What could be an appropriate methodology for Integral Psychology?

Matthijs Cornelissen

Keynote address presented at
The First International Conference on Integral Psychology
Matagiri, Woodstock, NY
September 1999


In psychology, as in the other social sciences, methodology has always been a crucial but controversial issue. One of the reasons for this is that the social sciences investigate the manner in which human beings arrive at knowledge. Enquiries of this type tend to cast doubt on the absolute value of the knowledge that people think to have. But as the social sciences themselves are also the result of people struggling to arrive at reliable knowledge, they get stranded in a hard-to-solve inclusion problem. If someone from Crete says that all people from Crete are liars, it is a paradox, but if someone from Crete says that all people from Crete approximate the truth, you know very little indeed. The philosophy of the social sciences has become more and more aware of this problem and it has seen a number of great upheavals, culminating during the second half of the twentieth century in the extreme self-doubt of deconstructionism and postmodern cultural relativism.

It is very difficult to do anything constructive in such an environment of doubt and confusion, and the answer of most mainstream psychologists has been to ignore the philosophical debate and to look for guidance to the methodology that has made the physical sciences so phenomenally successful. A direct consequence of this approach has been a strong insistence on objectivity. In our present culture, objectivity is considered synonymous with reliability, while subjectivity has mainly negative connotations that range from personal and private to outright prejudiced and arbitrary. Psychologists have for a long time tried to ignore the relevance or even the existence of the subjective aspect of our human existence. But the arrival of more and more sophisticated computers and brain-imaging techniques has brought about an enormous upsurge of interest in cognition. With the increasing interest in cognition, consciousness also staged a come-back as a respectable, and highly intriguing, subject for investigation. Because the question of what consciousness is came up this time in the context of a basically objective and materialistic science, there arose what David Chalmers called the "Hard Problem": the question how objective chemical processes can generate an essentially subjective phenomenon like consciousness.

There are still many committed reductionists, like Daniel Dennet, who try to explain consciousness in purely objective terms, but there is a growing consensus that this is not sufficient, that there is an irreducible subjective aspect to consciousness, and that this is worth studying scientifically. The time that psychology limited itself exclusively to the objective study of behaviour is long over, but there is still a large residue of the old stress on objectivity. Even studies that take the subjective element into consideration, like the large field studies of Csikzentmihalyi, base themselves on rather superficial, ad hoc self-observations, and focus their attention on the sophisticated statistical analysis of these rather unsophisticated data.

The philosophical foundation of mainstream modern psychology as it is actually practised, is thus typically some form of materialistic realism, though this realism is often modified to a certain degree by the introduction of more idealistic elements. A typical example of this trend is Popper who held that we cannot observe anything without having first a theory to direct our observation.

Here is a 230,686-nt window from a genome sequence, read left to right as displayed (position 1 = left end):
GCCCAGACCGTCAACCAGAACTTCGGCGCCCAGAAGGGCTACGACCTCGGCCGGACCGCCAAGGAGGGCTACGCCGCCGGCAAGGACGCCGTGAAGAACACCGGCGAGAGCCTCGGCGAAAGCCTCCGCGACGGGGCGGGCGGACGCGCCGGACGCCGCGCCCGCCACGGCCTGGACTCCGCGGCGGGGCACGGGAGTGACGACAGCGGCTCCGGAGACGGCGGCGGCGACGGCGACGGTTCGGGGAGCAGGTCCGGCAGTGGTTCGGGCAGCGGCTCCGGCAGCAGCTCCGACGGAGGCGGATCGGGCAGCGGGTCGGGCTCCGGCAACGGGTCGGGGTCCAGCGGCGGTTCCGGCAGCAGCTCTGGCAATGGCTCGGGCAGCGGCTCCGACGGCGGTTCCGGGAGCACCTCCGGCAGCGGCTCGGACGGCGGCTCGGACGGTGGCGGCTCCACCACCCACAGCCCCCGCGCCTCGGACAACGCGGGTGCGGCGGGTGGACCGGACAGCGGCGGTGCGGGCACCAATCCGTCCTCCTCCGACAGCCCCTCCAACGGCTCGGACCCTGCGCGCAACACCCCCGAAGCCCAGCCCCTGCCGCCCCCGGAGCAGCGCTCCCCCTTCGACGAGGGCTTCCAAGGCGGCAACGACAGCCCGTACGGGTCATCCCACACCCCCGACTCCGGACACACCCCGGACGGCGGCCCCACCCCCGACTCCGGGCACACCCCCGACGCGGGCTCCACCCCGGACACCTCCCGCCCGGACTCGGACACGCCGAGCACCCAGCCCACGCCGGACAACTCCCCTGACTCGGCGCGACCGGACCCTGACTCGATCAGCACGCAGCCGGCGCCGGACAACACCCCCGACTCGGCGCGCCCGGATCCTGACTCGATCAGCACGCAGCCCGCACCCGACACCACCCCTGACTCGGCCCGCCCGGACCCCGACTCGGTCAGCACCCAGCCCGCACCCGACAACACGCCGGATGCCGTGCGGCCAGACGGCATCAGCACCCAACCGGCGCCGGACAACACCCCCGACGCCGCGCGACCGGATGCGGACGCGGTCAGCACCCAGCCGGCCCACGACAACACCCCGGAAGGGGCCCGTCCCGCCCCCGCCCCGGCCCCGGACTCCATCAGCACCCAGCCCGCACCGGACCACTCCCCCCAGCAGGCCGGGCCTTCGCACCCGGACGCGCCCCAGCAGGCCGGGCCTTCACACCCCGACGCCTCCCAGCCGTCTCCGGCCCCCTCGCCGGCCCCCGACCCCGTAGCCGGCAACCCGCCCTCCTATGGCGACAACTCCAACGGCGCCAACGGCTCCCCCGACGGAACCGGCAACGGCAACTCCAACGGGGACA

The philosophical basis of Integral Psychology

When we look at a philosophical basis for a methodology appropriate for Integral Psychology, we realise that Sri Aurobindo's ideas don't fit on the axis between realism and idealism. It is true that there are elements of realism as well as elements of idealism in his philosophy, but his philosophy does not fit neatly in either of these categories, as it is based on an entirely different tradition.

Sri Aurobindo bases his theory of knowledge on the ancient Vedic philosophy which takes consciousness as an essential, inherent element of existence. In this philosophy the essential nature of reality is Sachchidananda: the essential attributes of everything are Sat or existence, Chit or consciousness and Ananda or joy. These three are not to be seen as separate things, but as three only conceptually different aspects of one single reality: consciousness and joy are simply inherent in existence.

Ananda is not just the opposite of suffering, it is the joy that emerges when all pleasure and pain have been transcended. Similarly Sat is not just our own ephemeral existence, but eternal, perfect existence. Chit, which we have here translated as 'consciousness', is not just the consciousness we have in our ordinary waking state. It is in its essence nothing less than the consciousness of the Divine, in which we human beings can at best partake in special moments of Grace. In our ordinary waking consciousness Chit manifests in the much more veiled form of our limited mental awareness. It also manifests, again quite differently, on still lower planes. In matter, for example, Chit manifests as the forms that material objects take and the laws that they obey. It has often been noted that form and the laws of physics are by themselves not physical, but it is only when we look at them as the precursors of consciousness that the whole picture fits neatly together. It is not easy to accept that subjective consciousness suddenly appears "de novo" out of the complexity of the brain. It is also not intuitive that the same type of consciousness that we have is there throughout nature, that rocks and humans have the same self-awareness. But if we accept the idea of a slowly evolving gradient of different levels of consciousness, we can recognize consciousness in its most primitive form as the largely "sub-conscious", involved and implicit habits of material nature, and also as the more evolved, but still intermediary, mental consciousness of human beings. When we regard the forms and laws of physics as the subconscious and involved habits of material reality, the problem of the relation between mind and matter remains but we have created a conceptual framework that makes it much easier to understand the appearance of mental consciousness in the human being.